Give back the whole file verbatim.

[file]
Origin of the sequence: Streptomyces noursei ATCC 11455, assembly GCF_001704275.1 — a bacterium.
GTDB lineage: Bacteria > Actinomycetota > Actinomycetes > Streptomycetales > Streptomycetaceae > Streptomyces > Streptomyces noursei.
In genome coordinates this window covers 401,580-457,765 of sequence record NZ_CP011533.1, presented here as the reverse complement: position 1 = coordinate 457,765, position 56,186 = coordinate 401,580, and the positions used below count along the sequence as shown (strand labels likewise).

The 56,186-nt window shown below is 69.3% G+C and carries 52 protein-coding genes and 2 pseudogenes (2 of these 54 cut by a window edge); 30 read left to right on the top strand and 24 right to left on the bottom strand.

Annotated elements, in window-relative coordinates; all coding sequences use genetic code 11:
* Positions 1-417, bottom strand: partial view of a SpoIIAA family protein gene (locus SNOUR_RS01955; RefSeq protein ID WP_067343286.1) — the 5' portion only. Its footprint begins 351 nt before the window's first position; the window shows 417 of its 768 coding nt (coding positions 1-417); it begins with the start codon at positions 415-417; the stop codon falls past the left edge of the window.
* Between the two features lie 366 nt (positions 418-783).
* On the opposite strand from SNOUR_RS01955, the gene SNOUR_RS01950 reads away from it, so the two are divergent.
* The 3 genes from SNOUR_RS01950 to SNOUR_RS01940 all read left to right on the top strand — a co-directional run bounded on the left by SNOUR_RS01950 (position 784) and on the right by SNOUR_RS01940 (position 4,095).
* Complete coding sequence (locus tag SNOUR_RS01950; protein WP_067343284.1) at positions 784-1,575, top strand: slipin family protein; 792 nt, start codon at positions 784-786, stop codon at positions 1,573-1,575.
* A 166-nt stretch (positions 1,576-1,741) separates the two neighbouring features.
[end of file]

Origin of the sequence: Streptomyces noursei ATCC 11455, assembly GCF_001704275.1 — a bacterium.
GTDB lineage: Bacteria > Actinomycetota > Actinomycetes > Streptomycetales > Streptomycetaceae > Streptomyces > Streptomyces noursei.
In genome coordinates this window covers 401,580-457,765 of sequence record NZ_CP011533.1, presented here as the reverse complement: position 1 = coordinate 457,765, position 56,186 = coordinate 401,580, and the positions used below count along the sequence as shown (strand labels likewise).

The 56,186-nt window shown below is 69.3% G+C and carries 52 protein-coding genes and 2 pseudogenes (2 of these 54 cut by a window edge); 30 read left to right on the top strand and 24 right to left on the bottom strand.

Annotated elements, in window-relative coordinates; all coding sequences use genetic code 11:
* Positions 1-417, bottom strand: partial view of a SpoIIAA family protein gene (locus SNOUR_RS01955; RefSeq protein ID WP_067343286.1) — the 5' portion only. Its footprint begins 351 nt before the window's first position; the window shows 417 of its 768 coding nt (coding positions 1-417); it begins with the start codon at positions 415-417; the stop codon falls past the left edge of the window.
* Between the two features lie 366 nt (positions 418-783).
* On the opposite strand from SNOUR_RS01955, the gene SNOUR_RS01950 reads away from it, so the two are divergent.
* The 3 genes from SNOUR_RS01950 to SNOUR_RS01940 all read left to right on the top strand — a co-directional run bounded on the left by SNOUR_RS01950 (position 784) and on the right by SNOUR_RS01940 (position 4,095).
* Complete coding sequence (locus tag SNOUR_RS01950; protein WP_067343284.1) at positions 784-1,575, top strand: slipin family protein; 792 nt, start codon at positions 784-786, stop codon at positions 1,573-1,575.
* A 166-nt stretch (positions 1,576-1,741) separates the two neighbouring features.